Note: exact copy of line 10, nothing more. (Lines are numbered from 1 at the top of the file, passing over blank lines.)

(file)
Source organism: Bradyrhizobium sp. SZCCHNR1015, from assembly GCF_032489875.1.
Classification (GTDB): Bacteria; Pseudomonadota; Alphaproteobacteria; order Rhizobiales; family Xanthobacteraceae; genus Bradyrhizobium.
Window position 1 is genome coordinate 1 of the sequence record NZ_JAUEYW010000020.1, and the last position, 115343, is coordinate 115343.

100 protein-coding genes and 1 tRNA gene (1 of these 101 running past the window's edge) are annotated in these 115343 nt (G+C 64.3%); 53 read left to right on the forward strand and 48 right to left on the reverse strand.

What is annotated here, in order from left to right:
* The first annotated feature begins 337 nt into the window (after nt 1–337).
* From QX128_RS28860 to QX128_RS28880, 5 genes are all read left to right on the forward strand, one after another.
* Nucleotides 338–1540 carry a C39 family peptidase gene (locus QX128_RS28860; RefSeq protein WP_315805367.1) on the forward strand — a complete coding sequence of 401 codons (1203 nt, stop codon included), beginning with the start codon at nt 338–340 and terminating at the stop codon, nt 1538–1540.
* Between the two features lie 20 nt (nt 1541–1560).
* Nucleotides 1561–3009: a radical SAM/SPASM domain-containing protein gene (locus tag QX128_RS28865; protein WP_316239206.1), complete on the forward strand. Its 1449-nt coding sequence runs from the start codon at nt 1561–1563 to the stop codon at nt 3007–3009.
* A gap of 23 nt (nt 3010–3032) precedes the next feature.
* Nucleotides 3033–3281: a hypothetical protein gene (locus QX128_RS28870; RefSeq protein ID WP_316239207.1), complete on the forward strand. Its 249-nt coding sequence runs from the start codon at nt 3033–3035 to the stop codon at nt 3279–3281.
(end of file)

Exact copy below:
* Nucleotides 1561–3009: a radical SAM/SPASM domain-containing protein gene (locus tag QX128_RS28865; protein WP_316239206.1), complete on the forward strand. Its 1449-nt coding sequence runs from the start codon at nt 1561–1563 to the stop codon at nt 3007–3009.